Allergy: Allergies can have many symptoms, but redness of the eyes is most often present. Your body releases histamine as a way of fighting the substance you are allergic to, and this enlarges blood vessels in the eyes, which is why they become red and watery. Not all red eyes caused by allergies must be treated by a doctor, but you should know your allergens and avoid them or take medicine for them.
Dry eyes syndrome: This occurs when your eyes do not produce enough tears to lubricate themselves. If the condition becomes chronic, it can irritate the surface of the eye, making it red. Visit your doctor to get the treatment that suits your condition, whether it be eye drops or something else.
Whitening eye drops: Whitening eye drops shrink the blood vessels in the eyes and, if used for long periods of time or if overused, can cause even more damage and increase redness.
Pregnancy: Hormonal changes during pregnancy can affect your eyes in many ways. They may become red and bloodshot, as well as dry, itchy and sensitive to light. The good news is that this usually passes after childbirth.
Cold or flu: Bloodshot eyes are a common symptom of a cold or flu, caused by a sinus infection. They disappear when the condition passes.
Contact lenses: If you are new to wearing contacts, you will likely experience redness and irritation in the eyes. Besides light irritation, redness while wearing contact lenses can mean a serious eye infection, so visit your doctor and make sure to follow their advice.
Computer vision syndrome: This is a common side effect of staring at a screen for too long. It happens because your eyes become dry from not blinking enough when looking at the screen.
Smoking: Smoking cigarettes can cause redness, itchiness, and dryness of the eyes because the smoke irritates them. Smoking marijuana can also cause redness through dilation of blood vessels, which results in redness for a couple of hours.
Showering: Showering is a common cause of redness in the eyes, resulting from inadequate water temperature and hygiene products. The water temperature can cause redness if it is warmer than the body temperature, as this causes blood vessels to expand, which can be reflected in your eyes. Also, different kinds of products used for a shower, like shower gels and shampoos, can get into your eyes and cause redness.
Environment: Temporary redness can be caused by smoke, the sun, dry air, etc. The cure is to simply wear protective eyewear.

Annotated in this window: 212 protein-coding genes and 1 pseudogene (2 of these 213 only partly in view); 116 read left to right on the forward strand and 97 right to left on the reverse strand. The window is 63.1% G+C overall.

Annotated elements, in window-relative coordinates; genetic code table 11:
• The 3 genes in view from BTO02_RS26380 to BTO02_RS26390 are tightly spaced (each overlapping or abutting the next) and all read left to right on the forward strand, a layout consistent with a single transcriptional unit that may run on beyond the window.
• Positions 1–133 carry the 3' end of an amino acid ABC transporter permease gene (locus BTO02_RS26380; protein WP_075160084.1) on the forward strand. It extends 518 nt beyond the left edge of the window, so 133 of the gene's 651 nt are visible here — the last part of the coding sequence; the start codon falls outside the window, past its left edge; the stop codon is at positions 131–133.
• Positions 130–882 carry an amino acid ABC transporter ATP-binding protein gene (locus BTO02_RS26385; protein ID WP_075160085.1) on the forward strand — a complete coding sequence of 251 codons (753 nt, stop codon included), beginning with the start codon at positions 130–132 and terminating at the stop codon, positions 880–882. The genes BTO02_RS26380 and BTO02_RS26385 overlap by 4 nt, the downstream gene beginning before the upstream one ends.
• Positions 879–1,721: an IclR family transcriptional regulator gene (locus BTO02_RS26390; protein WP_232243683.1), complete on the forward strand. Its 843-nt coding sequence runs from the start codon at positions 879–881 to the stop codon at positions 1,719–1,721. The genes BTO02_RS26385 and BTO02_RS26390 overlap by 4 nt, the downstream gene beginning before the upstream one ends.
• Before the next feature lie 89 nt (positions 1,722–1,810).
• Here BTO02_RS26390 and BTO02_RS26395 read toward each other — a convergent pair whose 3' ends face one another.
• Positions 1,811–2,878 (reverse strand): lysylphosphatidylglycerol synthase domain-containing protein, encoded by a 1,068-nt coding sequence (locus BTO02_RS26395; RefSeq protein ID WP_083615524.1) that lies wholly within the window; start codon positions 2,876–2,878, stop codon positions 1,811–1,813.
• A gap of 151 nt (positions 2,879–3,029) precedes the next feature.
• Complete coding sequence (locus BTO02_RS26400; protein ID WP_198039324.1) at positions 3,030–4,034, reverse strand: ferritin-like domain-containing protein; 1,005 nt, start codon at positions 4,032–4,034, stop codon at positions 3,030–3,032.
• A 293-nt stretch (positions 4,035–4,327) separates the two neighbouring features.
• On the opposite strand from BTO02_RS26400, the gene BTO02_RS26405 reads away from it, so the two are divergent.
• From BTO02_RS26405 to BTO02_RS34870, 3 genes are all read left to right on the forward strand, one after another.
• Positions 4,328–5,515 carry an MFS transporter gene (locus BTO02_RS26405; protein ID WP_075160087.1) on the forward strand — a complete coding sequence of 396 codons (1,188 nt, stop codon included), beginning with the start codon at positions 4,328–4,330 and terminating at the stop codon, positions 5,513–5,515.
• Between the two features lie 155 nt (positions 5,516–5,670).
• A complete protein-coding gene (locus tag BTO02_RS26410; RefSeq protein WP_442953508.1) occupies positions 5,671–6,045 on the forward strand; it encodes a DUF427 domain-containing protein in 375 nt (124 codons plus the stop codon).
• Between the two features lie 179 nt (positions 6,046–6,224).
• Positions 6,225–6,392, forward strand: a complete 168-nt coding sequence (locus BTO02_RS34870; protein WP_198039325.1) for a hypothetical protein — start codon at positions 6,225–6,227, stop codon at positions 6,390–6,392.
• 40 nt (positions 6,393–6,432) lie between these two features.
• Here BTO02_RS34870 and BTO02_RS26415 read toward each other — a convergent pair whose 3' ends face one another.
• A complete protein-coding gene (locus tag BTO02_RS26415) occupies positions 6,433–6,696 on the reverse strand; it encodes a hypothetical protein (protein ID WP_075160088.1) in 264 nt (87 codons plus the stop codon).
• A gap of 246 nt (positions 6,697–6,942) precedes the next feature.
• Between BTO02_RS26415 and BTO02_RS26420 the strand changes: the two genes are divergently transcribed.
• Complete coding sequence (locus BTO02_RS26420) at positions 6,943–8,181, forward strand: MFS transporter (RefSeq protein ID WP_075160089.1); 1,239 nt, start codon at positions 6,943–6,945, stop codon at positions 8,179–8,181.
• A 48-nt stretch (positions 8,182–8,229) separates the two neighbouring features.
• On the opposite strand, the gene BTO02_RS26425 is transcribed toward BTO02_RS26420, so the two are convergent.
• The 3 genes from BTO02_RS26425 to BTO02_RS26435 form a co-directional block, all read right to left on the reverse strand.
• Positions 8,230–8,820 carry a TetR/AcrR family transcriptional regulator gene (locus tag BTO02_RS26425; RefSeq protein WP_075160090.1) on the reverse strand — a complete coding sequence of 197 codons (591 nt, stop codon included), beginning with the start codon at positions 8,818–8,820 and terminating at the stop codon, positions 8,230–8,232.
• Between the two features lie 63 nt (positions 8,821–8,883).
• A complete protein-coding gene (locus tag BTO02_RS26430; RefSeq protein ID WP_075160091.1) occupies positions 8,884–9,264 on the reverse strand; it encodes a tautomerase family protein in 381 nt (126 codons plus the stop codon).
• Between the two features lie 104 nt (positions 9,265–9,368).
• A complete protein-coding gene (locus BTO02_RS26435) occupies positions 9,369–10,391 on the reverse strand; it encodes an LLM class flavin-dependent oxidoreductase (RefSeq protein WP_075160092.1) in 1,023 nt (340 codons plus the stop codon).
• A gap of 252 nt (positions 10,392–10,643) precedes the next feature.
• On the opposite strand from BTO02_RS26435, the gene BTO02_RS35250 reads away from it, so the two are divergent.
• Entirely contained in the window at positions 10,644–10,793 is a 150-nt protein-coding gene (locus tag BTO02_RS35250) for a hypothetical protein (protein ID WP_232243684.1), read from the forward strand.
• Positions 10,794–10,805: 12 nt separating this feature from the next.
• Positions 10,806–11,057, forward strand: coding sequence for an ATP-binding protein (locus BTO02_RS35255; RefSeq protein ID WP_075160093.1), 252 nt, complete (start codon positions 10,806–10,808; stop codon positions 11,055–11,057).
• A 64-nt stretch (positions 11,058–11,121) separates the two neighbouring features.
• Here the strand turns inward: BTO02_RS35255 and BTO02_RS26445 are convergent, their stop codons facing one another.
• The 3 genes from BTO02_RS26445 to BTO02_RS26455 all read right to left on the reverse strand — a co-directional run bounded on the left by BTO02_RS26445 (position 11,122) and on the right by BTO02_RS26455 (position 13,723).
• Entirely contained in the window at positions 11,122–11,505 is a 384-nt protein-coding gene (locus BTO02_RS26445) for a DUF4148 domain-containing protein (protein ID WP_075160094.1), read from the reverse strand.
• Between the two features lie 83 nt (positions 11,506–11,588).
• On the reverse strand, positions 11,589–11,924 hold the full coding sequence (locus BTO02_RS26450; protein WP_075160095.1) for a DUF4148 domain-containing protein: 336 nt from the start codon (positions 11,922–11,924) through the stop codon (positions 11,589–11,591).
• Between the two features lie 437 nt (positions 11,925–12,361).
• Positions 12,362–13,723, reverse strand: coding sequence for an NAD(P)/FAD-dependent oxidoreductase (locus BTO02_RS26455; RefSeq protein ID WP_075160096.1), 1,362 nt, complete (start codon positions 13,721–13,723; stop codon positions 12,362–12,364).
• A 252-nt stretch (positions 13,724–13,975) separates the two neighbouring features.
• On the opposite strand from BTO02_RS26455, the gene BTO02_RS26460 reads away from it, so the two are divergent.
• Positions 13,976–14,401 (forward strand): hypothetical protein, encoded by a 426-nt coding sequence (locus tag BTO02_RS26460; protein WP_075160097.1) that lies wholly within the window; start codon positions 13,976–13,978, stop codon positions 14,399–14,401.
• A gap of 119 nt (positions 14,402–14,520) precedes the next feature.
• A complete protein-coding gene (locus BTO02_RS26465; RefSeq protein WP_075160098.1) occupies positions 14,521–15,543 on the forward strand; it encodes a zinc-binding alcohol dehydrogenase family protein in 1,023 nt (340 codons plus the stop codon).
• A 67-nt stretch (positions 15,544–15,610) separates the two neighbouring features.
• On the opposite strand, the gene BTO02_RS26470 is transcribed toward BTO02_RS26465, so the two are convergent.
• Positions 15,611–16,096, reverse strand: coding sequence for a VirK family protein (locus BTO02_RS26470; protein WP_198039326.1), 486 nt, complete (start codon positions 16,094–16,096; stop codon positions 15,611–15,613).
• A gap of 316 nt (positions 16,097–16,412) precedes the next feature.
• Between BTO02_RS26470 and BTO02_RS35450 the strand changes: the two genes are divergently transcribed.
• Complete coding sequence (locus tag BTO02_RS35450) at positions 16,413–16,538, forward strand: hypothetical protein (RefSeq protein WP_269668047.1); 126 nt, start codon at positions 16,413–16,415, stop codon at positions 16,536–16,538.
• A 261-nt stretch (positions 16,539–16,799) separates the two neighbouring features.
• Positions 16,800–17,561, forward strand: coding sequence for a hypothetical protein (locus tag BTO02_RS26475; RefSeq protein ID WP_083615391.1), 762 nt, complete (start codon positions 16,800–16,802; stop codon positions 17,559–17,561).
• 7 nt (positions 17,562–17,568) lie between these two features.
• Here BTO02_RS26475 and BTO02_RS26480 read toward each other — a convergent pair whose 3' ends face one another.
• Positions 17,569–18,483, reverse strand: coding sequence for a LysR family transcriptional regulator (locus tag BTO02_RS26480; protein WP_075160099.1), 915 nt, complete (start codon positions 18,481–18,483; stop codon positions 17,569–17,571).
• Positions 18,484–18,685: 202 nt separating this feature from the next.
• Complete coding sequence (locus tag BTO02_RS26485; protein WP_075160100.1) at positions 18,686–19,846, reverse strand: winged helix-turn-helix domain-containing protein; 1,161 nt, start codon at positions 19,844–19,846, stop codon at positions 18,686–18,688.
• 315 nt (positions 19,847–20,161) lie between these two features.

Stress: Stress cannot affect bloodshot vessels directly, but it can result in a lack of sleep, which causes bloodshot eyes if it persists.
Crying: Crying can also cause temporary redness, but it passes quickly after you stop.
4 How to get rid of bloodshot eyes
If you have bloodshot eyes, especially if it includes pain, discharge, swelling, or blurry vision, you should contact your doctor right away. Treatment depends on the cause of the bloodshot eyes and can range from simply removing contact lenses (if you wear them), rest, and cool compress, to eye drops, antibiotics, and surgery.
There are some things you can do to prevent bloodshot eyes, like not rubbing them, maintaining good contact lens hygiene, avoiding your allergies, resting from the computer screen every now and then, visiting your eye doctor for prevention, avoiding overuse of eye drops, avoiding make-up, changing pillowcases, etc. If you already have bloodshot eyes, there are some short-term solutions you can apply until you visit the doctor. First, try a warm compress by soaking a towel in warm water. If this doesn’t work, you can try a cold compress by soaking a towel in cold water. You can use artificial tears to lubricate the eyes if dryness is causing them to be red. You can also try resting your eyes for a while or getting a good night’s sleep. Be sure to stay away from people who have conjunctivitis as it’s highly contagious; change contacts according to your doctor’s directions; and make sure you eat properly and stay hydrated.
You should visit the doctor immediately if you have a headache with blurred vision, are vomiting, have nausea, had a penetrating injury, experience pain and discharge, have an object in your eye, your eyes are red for more than day or two, or you have sudden changes in vision.